• In Writing:  All work for this month's Writers' Notebooks should be completed and notebooks should be turned in for grading.

. . . and now, another Thanksgiving tradition . . .



Thanksgiving image: gif:  Fireplace:

Sunday, November 16, 2014

Now and then there comes a crash of thunder in a storm, and we look up with amazement at the heavens ablaze with lightning. ~from C.H. Spurgeon

~Haiku by T.M.

Weather. It is said that nine tenths of us wouldn't have anything to talk about if it didn't change once in awhile.  

When I was young and living in Florida, I remember lying on the grass watching clouds morphing into giants and dragons as they moved fancifully across the sky. I remember the sweet-smelling breezes that preceded a refreshing rain shower. I remember also times when the air seemed to turn a strange green color-- a harbinger of dangerous weather ahead.  

As we near the end of  our unit on Climate and Weather, we'll learn more about clouds and examine the causes and effects of extreme weather.


Monday Assignment:  Cloud WebQuest. Check your email for the link. A printed copy will be provided to those who request it.


     A FUN REVIEW:  Cloud Matching Game, click HERE    
                          THE FORMATION OF A SUPER-CELL


"Sun, wind, and rain are basic to life, but sometimes the weather is more than just that. Sometimes it's stronger, violent. The wind becomes a tornado, the rain a hurricane. The Earth's atmosphere, for a moment, makes it uninhabitable. And there's nothing we can do about extreme weather but try to predict it, prepare for it and hope that it never happens here." ~ The Discovery Channel




We'll continue our discussion of Hammurabi, the ruler of a vast empire in Mesopotamia, who compiled a list of 282 laws to govern his people. 
Imagine a world without laws. What problems can you envision? People have had organized laws for thousands of years.  We will study some of these laws closely and compare them to laws and codes of conduct we use today.*

A Selection From the Code of Hammurabi
Examining  a Law
Comparing Hammurabi to Today

You can find all 282 of Hammurabi's Code of Laws HERE!


As you continue work on your Ziggurat, you might find
this website helpful in labeling the various parts. This is another interactive to show you the important features.  Good luck!

Fascinating interactive look at Mesopotamia--check it out!
FYI: (Remember these? TEST IS APPROACHING!)


Grades close this week, so this will be a time to complete all writing projects.
Final touches will be made to our TACKK projects in preparation for their being displayed on this blog!

Intriguing tenets of the DBQ Project--These bear our attention.  
Thinking is hard work
. . . and well worth the effort.


UNIT 4 Packet (pages 13-16) due Friday


Monday:  Correct Mid-Chapter Test


Monday: SRI testing
Tuesday: Correct Gilgamesh Comprehension activity

Lightning in Africa gif @ Thunderheads gif @
illustration of cloud types:
Tornado over the ocean @
* Hammurabi activity @

Sunday, November 9, 2014

"The legacy of heroes is the memory of a great name and the inheritance of a great example." ~Benjamin Disraeli

As we prepare to celebrate Veterans' Day, a day to honor the unparalleled bravery and heroic acts of our country's fighting men and women, I am reminded of the importance of having heroes in our lives. According to "Heroes:  What They Do and Why We Need Them," we seek inspiration from heroes, from the fictional heroes of our youth to the real-life heroes we celebrate every day.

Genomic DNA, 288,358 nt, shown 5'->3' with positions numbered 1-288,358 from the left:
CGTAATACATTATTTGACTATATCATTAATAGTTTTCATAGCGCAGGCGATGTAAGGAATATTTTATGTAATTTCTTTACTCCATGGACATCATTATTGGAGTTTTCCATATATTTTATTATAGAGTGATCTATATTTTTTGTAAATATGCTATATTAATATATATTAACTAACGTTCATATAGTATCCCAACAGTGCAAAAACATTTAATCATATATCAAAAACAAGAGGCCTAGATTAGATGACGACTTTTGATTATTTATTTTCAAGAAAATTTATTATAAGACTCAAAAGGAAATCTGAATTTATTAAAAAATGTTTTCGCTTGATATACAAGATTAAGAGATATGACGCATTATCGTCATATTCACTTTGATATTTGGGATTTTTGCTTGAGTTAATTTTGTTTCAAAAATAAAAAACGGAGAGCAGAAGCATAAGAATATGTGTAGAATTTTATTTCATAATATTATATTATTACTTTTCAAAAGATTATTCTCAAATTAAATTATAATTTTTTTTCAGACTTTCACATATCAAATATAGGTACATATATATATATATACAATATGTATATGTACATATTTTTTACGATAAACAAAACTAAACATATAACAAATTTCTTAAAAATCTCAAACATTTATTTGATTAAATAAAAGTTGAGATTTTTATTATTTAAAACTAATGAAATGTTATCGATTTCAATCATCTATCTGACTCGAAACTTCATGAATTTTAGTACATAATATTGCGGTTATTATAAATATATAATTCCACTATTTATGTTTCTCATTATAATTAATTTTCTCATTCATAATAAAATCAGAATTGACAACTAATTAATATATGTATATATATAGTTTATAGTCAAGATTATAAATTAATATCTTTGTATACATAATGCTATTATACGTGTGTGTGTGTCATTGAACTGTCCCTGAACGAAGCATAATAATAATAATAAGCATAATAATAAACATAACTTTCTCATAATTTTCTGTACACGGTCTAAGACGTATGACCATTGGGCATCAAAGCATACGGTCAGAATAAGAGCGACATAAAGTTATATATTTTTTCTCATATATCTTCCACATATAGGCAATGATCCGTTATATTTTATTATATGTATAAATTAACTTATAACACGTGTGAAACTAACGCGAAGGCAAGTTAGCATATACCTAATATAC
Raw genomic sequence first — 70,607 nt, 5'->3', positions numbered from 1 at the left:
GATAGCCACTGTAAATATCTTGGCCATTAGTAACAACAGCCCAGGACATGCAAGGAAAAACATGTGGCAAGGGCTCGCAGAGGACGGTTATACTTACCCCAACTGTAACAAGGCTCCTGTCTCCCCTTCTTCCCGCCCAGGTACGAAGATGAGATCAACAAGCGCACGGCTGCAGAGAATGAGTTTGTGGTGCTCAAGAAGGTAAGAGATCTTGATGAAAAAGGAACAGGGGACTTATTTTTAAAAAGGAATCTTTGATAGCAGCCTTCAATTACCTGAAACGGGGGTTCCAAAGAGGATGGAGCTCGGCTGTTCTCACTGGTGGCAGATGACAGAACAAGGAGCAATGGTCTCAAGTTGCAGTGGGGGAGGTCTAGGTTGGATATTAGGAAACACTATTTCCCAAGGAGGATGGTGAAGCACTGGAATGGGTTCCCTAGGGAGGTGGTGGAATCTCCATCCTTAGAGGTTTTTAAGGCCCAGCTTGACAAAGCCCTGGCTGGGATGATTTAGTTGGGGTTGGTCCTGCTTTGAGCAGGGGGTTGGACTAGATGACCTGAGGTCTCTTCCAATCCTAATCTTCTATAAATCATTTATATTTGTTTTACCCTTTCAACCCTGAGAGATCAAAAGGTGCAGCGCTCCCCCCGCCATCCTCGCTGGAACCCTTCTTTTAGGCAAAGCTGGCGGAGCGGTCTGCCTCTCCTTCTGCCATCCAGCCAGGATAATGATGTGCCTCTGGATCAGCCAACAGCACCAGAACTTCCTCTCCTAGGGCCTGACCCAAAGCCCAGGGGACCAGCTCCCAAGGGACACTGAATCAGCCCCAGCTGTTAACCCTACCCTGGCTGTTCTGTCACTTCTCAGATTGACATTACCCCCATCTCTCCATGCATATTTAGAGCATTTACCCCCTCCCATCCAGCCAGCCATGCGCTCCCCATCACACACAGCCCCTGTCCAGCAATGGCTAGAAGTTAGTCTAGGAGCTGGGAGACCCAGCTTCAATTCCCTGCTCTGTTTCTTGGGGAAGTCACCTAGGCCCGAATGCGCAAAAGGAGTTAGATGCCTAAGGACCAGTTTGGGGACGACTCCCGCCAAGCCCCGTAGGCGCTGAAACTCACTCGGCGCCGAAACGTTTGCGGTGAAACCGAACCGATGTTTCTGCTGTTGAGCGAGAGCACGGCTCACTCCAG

From the time we're young, heroes nurture us, they reassure us, they educate us about right and wrong, they "save" us when we're in trouble, they inspire us to overcome adversity, they give us hope, they solve problems with brains as well as brawn, they validate a preferred world view, and they deliver justice, satisfying our thirst for fairness and lawfulness.   

Heroism reminds us that, "in times of terror or quiet desperation, we are not alone.  It is the distilled essence of. . .humanity."

In Celebration of Our American Heroes
Veterans' Day, 2014

Dear Families--
We come to understand ourselves through our shared stories -- of fear and hope and love and inspiration and bravery and redemption. . .  In the case of the ancient tale about Gilgamesh this week, we are reminded that people have always hungered to share the human experience (often metaphorically) through time-honored narrative.  

NOVEMBER 10 -- 14


  • Tuesday: Sumerian Mythology and Human History
Let's watch the video (below) to learn about Sumerian writing and Mythology. We'll learn about the first great super-hero, GILGAMESH, and  LEARN TO WRITE IN CUNEIFORM!  (Try THIS INTERACTIVE to write your name!)

  • Thursday:  Hammurabi, king of Babylon, and his Code of Laws

Hammurabi (1810 BC - 1750 BC) was king of Babylon for 43 years.  He was a "warrior king" who conquered all of Mesopotamia, creating the first Babylonian Empire. Once his kingdom was established, he turned his attention toward improving the way of life for the people in his kingdom, embarking on many construction projects such as huge public buildings, tall temples, canals for irrigation, and aqueducts for carrying water.  

Hammurabi was the strong head of a strong government that ruled over its people with a tight grip.  He became most famous for enacting a new set of laws that he collected from all over Babylon and compiled into what became known as the Code of Hammurabi. These laws (There were 282 of them!) were famous not so much for what they said, but for what they did. They made clear for everyone what the laws were and how people who broke those laws would be punished.  No more could people claim that they didn't know what the laws were -- they were carved into stone columns called stelae that everyone could read and understand.